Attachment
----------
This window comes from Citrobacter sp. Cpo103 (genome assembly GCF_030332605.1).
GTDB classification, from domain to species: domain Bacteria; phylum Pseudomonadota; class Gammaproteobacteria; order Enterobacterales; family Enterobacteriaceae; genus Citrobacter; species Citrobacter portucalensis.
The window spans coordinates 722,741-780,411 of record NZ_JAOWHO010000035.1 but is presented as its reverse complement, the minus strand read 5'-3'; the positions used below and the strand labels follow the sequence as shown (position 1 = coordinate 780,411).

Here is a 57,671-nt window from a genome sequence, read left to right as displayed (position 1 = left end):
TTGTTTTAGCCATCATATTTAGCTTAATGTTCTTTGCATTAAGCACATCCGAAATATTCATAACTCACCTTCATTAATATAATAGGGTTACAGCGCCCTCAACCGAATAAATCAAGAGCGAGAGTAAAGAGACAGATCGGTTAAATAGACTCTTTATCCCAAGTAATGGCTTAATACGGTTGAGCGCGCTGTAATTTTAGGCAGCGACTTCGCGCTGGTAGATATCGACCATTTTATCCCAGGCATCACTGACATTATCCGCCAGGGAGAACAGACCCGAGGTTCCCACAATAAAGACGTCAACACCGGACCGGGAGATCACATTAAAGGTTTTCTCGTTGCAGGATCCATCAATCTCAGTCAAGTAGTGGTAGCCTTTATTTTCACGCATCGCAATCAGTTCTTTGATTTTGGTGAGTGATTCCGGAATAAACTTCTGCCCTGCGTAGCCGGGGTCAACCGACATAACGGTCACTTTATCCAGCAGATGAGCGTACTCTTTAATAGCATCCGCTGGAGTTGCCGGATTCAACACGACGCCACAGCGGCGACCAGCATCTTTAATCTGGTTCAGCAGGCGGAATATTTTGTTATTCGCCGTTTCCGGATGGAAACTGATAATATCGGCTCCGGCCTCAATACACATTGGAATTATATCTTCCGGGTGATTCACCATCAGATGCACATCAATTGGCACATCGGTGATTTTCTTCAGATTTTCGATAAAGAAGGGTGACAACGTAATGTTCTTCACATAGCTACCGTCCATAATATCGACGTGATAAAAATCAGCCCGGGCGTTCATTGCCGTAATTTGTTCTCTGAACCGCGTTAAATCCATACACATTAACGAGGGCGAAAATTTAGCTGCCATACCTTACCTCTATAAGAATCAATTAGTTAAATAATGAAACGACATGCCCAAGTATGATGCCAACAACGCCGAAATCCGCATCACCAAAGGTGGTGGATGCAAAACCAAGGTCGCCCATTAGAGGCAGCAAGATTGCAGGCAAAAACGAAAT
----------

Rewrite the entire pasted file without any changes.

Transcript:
This window comes from Citrobacter sp. Cpo103 (genome assembly GCF_030332605.1).
GTDB classification, from domain to species: domain Bacteria; phylum Pseudomonadota; class Gammaproteobacteria; order Enterobacterales; family Enterobacteriaceae; genus Citrobacter; species Citrobacter portucalensis.
The window spans coordinates 722,741-780,411 of record NZ_JAOWHO010000035.1 but is presented as its reverse complement, the minus strand read 5'-3'; the positions used below and the strand labels follow the sequence as shown (position 1 = coordinate 780,411).

Here is a 57,671-nt window from a genome sequence, read left to right as displayed (position 1 = left end):
TTGTTTTAGCCATCATATTTAGCTTAATGTTCTTTGCATTAAGCACATCCGAAATATTCATAACTCACCTTCATTAATATAATAGGGTTACAGCGCCCTCAACCGAATAAATCAAGAGCGAGAGTAAAGAGACAGATCGGTTAAATAGACTCTTTATCCCAAGTAATGGCTTAATACGGTTGAGCGCGCTGTAATTTTAGGCAGCGACTTCGCGCTGGTAGATATCGACCATTTTATCCCAGGCATCACTGACATTATCCGCCAGGGAGAACAGACCCGAGGTTCCCACAATAAAGACGTCAACACCGGACCGGGAGATCACATTAAAGGTTTTCTCGTTGCAGGATCCATCAATCTCAGTCAAGTAGTGGTAGCCTTTATTTTCACGCATCGCAATCAGTTCTTTGATTTTGGTGAGTGATTCCGGAATAAACTTCTGCCCTGCGTAGCCGGGGTCAACCGACATAACGGTCACTTTATCCAGCAGATGAGCGTACTCTTTAATAGCATCCGCTGGAGTTGCCGGATTCAACACGACGCCACAGCGGCGACCAGCATCTTTAATCTGGTTCAGCAGGCGGAATATTTTGTTATTCGCCGTTTCCGGATGGAAACTGATAATATCGGCTCCGGCCTCAATACACATTGGAATTATATCTTCCGGGTGATTCACCATCAGATGCACATCAATTGGCACATCGGTGATTTTCTTCAGATTTTCGATAAAGAAGGGTGACAACGTAATGTTCTTCACATAGCTACCGTCCATAATATCGACGTGATAAAAATCAGCCCGGGCGTTCATTGCCGTAATTTGTTCTCTGAACCGCGTTAAATCCATACACATTAACGAGGGCGAAAATTTAGCTGCCATACCTTACCTCTATAAGAATCAATTAGTTAAATAATGAAACGACATGCCCAAGTATGATGCCAACAACGCCGAAATCCGCATCACCAAAGGTGGTGGATGCAAAACCAAGGTCGCCCATTAGAGGCAGCAAGATTGCAGGCAAAAACGAAAT